The Great Rift Valley

The climate of the Early Pliocene differed from that of the Miocene primarily by the appearance of a cooling and drying trend across Africa, where early hominids evolved. It is likely that these climatic changes led to a decrease in the forest cover of large parts of the African continent.

Some of the climatic conditions of the early Pliocene were indirect effects of tectonic activity on the African continent. The most important manifestation of Africa's geology, beginning some twenty million years ago, is the formation of the Great Rift Valley. The Great Rift is an ocean being born, as parts of East Africa pull away from the rest of the continent, leaving a sinking basin in their wake. This geology is not limited to Africa, but stretches into West Asia, causing the Dead Sea to occupy the lowest continental basin on Earth, and continuing to generate earthquake activity as far north as Anatolia.

The first stages of geologic changes in East Africa involved massive uplift, resulting in vast highlands stretching from Ethiopia in the north to Mozambique in the south. The origins of these highlands apparently led to a disruption in the normal atmospheric circulation across Africa, creating a rain shadow on the easternmost edge of the continent, and fragmenting the rain forest that stretched across the equatorial region of Africa during the early Miocene. Later, geologic rifting lowered the center of the vast highland region, creating a second rain shadow and yet more biotic fragmentation. This process of habitat fragmentation has been suggested to be at the root of the evolutionary changes witnessed in late Miocene apes and early hominids. As expressed by French paleoanthropologist Yves Coppens, this hypothesis has been called the "East Side Story," as it placed the origin of the first hominids to the east of the rift, contrasting with other African apes to the west (Coppens, 1984).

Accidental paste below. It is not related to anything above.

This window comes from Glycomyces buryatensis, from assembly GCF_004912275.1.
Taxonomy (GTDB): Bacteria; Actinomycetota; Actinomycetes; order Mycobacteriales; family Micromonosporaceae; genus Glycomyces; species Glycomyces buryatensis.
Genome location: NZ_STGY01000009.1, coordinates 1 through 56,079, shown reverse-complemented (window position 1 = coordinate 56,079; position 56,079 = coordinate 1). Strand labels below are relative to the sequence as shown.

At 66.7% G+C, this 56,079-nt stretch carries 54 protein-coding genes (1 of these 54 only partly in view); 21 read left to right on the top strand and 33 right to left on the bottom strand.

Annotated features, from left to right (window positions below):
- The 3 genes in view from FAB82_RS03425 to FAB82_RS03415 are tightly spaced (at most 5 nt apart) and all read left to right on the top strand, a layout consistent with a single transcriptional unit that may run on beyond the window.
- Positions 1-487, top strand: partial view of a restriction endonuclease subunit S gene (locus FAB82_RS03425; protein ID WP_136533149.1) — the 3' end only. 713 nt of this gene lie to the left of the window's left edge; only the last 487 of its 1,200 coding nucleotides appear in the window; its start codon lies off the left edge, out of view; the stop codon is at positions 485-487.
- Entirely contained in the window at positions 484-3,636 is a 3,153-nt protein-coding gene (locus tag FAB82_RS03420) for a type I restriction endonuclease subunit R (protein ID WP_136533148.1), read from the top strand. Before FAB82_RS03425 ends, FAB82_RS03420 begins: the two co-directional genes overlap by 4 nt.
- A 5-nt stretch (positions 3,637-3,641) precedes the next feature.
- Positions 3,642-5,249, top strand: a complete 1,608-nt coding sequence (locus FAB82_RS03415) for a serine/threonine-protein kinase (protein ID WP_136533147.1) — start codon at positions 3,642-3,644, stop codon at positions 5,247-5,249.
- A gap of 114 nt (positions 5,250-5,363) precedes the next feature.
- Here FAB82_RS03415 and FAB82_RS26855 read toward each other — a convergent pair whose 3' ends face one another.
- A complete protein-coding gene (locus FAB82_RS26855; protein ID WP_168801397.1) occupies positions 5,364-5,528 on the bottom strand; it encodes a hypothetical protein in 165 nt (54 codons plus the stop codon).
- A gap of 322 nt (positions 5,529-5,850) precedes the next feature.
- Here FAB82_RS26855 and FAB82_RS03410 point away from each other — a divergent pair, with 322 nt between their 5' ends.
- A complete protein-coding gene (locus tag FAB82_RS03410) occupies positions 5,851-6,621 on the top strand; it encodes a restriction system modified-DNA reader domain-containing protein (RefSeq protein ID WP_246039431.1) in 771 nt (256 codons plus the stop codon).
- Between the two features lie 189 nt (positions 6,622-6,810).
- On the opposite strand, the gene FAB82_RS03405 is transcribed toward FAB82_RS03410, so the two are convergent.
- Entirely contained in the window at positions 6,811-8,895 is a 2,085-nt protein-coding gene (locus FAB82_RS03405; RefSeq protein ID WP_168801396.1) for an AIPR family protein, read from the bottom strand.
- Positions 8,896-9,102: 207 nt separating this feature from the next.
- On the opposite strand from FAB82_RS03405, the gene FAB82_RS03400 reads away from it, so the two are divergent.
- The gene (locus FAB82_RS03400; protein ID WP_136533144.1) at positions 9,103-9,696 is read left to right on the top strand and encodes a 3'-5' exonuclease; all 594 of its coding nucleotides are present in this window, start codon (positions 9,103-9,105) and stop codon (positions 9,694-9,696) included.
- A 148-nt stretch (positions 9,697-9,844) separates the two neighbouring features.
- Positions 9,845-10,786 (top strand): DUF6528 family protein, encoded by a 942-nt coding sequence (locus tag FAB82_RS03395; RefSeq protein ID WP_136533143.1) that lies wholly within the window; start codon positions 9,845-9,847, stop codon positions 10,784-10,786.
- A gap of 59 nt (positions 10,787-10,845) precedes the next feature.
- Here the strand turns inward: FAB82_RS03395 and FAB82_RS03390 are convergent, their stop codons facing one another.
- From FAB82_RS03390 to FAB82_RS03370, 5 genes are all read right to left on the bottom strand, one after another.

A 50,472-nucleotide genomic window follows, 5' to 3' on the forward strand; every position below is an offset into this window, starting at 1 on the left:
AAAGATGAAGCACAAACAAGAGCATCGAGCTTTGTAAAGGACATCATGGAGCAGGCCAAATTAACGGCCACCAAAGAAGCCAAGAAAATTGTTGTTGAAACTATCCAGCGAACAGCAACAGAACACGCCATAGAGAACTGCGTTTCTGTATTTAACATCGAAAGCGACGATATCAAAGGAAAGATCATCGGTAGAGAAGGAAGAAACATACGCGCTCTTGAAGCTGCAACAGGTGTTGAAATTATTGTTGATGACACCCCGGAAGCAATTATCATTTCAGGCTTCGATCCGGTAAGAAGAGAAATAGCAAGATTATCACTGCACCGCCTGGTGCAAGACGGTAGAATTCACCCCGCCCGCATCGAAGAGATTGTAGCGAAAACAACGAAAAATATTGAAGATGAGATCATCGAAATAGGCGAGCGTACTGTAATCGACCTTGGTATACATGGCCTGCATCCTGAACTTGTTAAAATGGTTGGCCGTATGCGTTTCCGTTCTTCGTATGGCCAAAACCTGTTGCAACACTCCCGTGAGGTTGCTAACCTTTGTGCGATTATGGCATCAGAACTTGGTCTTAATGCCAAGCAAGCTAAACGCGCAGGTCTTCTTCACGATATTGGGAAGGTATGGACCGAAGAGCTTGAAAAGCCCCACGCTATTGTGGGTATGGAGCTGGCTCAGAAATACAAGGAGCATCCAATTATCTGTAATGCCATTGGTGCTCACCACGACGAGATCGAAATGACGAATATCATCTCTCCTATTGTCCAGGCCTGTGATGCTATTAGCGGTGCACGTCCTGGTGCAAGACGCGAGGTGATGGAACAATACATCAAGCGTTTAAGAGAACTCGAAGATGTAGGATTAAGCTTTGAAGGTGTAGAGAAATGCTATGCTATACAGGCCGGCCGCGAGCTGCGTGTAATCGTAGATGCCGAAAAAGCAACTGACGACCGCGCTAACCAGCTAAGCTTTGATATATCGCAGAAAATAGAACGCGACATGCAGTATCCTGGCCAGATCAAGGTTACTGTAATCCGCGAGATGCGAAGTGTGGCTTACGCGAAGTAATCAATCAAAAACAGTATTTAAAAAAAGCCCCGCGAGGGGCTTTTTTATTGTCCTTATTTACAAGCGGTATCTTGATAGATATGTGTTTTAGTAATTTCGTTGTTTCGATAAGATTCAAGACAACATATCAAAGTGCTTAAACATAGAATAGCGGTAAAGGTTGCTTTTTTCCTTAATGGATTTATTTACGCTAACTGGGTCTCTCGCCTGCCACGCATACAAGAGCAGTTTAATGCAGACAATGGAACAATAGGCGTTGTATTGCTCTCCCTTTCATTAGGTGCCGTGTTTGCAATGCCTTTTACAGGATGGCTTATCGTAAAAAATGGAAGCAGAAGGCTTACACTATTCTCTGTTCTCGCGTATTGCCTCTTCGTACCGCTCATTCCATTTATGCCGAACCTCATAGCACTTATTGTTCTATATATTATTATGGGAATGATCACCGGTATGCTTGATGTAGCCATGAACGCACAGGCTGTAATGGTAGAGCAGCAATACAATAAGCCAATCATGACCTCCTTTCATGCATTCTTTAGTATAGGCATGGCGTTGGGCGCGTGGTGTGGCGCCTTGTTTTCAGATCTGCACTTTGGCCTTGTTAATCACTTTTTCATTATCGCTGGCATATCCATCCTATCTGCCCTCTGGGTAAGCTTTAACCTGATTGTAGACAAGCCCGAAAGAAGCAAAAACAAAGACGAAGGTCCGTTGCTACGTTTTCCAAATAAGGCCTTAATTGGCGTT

The history of uplift and rifting also created a unique environment for the preservation and recovery of ancient fossil remains. Over time, the rifting created new river systems and a series of great lakes along the eastern edge of the continent, including present-day Lake Victoria, Lake Malawi, Lake Tanganyika, and Lake Turkana. These lakes have had complex histories as ancient faults moved and shifted their shores and the rivers that fed them. These movements have left the sediments of ancient lakes and rivers exposed, and the precious fossils that they bear today erode from these sedimentary rock layers. The fossils bear clues about paleoenvironments as well as about the ancient species that they represent, and it is from these clues that we can reconstruct the habitats and adaptations of early hominids.

Although early hominids were highly preserved in the East African rift context, they may not have actually originated there. Recently, discoveries to the west of the rift, including those at Bahr el Ghazal and Toros-Menalla in Chad, have pointed to the possibility that hominids existed in Central and West Africa as well. It may be that the formation of the rift and the consequent changes in East African climate actually had little or nothing to do with hominid origins. In this case, the "East Side Story" would be wrong.

A side effect of the tectonic rifting is volcanism, which has left its own distinct mark on the paleoanthropological record. The largest mountains in East Africa are volcanoes, including Mounts Kenya and Kilimanjaro, the Virungas, and the vast Ngorongoro crater. These mountains and other ancient volcanoes periodically erupted during the Pliocene and Pleistocene, spreading layers of volcanic ash and pumice across broad areas. As these ashfalls accumulated over time, they formed rock layers called tephra, which are interleaved with other sedimentary layers in the East African geology. Because of their volcanic origin, these tephra can be absolutely dated using radiometric methods, providing a nearly unparalleled sequence of sediments in time, a sequence that can be correlated among sites and can provide very precise dates for important fossil specimens (Feibel, 2001).